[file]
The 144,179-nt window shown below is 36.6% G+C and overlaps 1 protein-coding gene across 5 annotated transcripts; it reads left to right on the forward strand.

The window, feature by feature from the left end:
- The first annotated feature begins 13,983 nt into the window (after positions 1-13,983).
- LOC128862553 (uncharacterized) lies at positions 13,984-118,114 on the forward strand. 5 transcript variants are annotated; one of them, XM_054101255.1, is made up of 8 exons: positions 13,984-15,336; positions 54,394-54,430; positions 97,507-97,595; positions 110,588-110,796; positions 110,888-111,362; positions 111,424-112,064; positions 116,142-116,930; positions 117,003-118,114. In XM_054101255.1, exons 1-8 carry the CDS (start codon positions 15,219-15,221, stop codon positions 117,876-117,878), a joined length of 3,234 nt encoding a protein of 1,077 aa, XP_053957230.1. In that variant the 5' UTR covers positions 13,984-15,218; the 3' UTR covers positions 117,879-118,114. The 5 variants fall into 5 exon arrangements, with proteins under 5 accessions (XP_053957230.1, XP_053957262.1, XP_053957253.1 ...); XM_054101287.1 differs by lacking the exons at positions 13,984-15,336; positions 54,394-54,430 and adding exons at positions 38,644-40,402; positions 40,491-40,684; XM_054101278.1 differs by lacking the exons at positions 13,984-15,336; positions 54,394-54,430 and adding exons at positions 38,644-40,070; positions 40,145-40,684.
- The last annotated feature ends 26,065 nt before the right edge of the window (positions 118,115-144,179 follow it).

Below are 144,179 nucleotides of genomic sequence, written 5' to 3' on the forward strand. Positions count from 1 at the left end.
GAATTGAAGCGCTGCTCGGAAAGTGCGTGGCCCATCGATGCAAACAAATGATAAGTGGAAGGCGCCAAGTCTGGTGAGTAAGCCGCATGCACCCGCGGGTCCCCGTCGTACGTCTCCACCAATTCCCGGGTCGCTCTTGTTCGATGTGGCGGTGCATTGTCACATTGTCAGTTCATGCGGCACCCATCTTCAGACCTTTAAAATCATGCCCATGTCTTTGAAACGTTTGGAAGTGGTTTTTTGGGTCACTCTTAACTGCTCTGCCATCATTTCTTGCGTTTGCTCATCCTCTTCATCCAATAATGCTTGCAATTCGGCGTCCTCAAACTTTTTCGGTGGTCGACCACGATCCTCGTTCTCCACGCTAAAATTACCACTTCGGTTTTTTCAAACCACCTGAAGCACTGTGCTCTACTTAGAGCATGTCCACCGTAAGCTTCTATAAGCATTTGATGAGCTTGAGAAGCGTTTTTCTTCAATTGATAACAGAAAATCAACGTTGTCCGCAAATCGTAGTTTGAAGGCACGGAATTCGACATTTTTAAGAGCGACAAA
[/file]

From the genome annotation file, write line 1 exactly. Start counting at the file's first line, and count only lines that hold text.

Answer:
The 144,179-nt window shown below is 36.6% G+C and overlaps 1 protein-coding gene across 5 annotated transcripts; it reads left to right on the forward strand.